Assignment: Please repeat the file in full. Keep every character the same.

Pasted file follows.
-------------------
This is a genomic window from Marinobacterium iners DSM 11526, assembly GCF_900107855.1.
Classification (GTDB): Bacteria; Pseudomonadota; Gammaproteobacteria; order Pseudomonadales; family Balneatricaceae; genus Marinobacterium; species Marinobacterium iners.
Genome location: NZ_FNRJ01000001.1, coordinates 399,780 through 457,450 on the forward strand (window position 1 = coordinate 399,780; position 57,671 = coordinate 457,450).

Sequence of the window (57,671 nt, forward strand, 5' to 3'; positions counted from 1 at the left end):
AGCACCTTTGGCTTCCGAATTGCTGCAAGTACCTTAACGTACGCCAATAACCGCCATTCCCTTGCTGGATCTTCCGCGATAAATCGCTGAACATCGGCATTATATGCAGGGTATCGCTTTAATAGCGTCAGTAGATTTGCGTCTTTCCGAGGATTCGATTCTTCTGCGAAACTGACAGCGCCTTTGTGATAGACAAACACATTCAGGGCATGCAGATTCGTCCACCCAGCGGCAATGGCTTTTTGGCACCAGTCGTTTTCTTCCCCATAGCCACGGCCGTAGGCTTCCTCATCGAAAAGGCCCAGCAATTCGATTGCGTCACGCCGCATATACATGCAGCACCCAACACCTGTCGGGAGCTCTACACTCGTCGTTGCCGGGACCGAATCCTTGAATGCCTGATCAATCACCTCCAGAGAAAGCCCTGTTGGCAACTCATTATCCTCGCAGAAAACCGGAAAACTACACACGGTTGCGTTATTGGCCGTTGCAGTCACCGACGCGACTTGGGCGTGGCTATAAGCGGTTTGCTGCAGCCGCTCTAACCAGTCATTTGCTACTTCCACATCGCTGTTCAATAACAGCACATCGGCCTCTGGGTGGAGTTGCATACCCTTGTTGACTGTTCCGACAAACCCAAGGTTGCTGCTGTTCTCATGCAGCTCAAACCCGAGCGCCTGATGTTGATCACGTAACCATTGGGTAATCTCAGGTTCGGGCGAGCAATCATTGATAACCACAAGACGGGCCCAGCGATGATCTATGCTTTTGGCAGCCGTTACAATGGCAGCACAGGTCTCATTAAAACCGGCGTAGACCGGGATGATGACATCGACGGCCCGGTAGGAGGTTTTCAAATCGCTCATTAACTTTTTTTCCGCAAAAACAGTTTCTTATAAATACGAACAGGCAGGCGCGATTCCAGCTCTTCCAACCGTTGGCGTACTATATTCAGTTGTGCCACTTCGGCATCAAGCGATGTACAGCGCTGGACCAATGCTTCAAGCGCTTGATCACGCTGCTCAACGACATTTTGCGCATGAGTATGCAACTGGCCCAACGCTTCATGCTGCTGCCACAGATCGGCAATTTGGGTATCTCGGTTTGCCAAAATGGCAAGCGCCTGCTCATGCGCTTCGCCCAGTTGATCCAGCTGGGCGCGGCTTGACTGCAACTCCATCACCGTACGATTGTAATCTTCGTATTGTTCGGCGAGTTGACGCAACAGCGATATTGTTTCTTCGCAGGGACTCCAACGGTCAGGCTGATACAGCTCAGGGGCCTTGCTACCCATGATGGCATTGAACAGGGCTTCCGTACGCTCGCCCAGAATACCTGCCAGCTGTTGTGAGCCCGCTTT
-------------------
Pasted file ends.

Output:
This is a genomic window from Marinobacterium iners DSM 11526, assembly GCF_900107855.1.
Classification (GTDB): Bacteria; Pseudomonadota; Gammaproteobacteria; order Pseudomonadales; family Balneatricaceae; genus Marinobacterium; species Marinobacterium iners.
Genome location: NZ_FNRJ01000001.1, coordinates 399,780 through 457,450 on the forward strand (window position 1 = coordinate 399,780; position 57,671 = coordinate 457,450).

Sequence of the window (57,671 nt, forward strand, 5' to 3'; positions counted from 1 at the left end):
AGCACCTTTGGCTTCCGAATTGCTGCAAGTACCTTAACGTACGCCAATAACCGCCATTCCCTTGCTGGATCTTCCGCGATAAATCGCTGAACATCGGCATTATATGCAGGGTATCGCTTTAATAGCGTCAGTAGATTTGCGTCTTTCCGAGGATTCGATTCTTCTGCGAAACTGACAGCGCCTTTGTGATAGACAAACACATTCAGGGCATGCAGATTCGTCCACCCAGCGGCAATGGCTTTTTGGCACCAGTCGTTTTCTTCCCCATAGCCACGGCCGTAGGCTTCCTCATCGAAAAGGCCCAGCAATTCGATTGCGTCACGCCGCATATACATGCAGCACCCAACACCTGTCGGGAGCTCTACACTCGTCGTTGCCGGGACCGAATCCTTGAATGCCTGATCAATCACCTCCAGAGAAAGCCCTGTTGGCAACTCATTATCCTCGCAGAAAACCGGAAAACTACACACGGTTGCGTTATTGGCCGTTGCAGTCACCGACGCGACTTGGGCGTGGCTATAAGCGGTTTGCTGCAGCCGCTCTAACCAGTCATTTGCTACTTCCACATCGCTGTTCAATAACAGCACATCGGCCTCTGGGTGGAGTTGCATACCCTTGTTGACTGTTCCGACAAACCCAAGGTTGCTGCTGTTCTCATGCAGCTCAAACCCGAGCGCCTGATGTTGATCACGTAACCATTGGGTAATCTCAGGTTCGGGCGAGCAATCATTGATAACCACAAGACGGGCCCAGCGATGATCTATGCTTTTGGCAGCCGTTACAATGGCAGCACAGGTCTCATTAAAACCGGCGTAGACCGGGATGATGACATCGACGGCCCGGTAGGAGGTTTTCAAATCGCTCATTAACTTTTTTTCCGCAAAAACAGTTTCTTATAAATACGAACAGGCAGGCGCGATTCCAGCTCTTCCAACCGTTGGCGTACTATATTCAGTTGTGCCACTTCGGCATCAAGCGATGTACAGCGCTGGACCAATGCTTCAAGCGCTTGATCACGCTGCTCAACGACATTTTGCGCATGAGTATGCAACTGGCCCAACGCTTCATGCTGCTGCCACAGATCGGCAATTTGGGTATCTCGGTTTGCCAAAATGGCAAGCGCCTGCTCATGCGCTTCGCCCAGTTGATCCAGCTGGGCGCGGCTTGACTGCAACTCCATCACCGTACGATTGTAATCTTCGTATTGTTCGGCGAGTTGACGCAACAGCGATATTGTTTCTTCGCAGGGACTCCAACGGTCAGGCTGATACAGCTCAGGGGCCTTGCTACCCATGATGGCATTGAACAGGGCTTCCGTACGCTCGCCCAGAATACCTGCCAGCTGTTGTGAGCCCGCTTT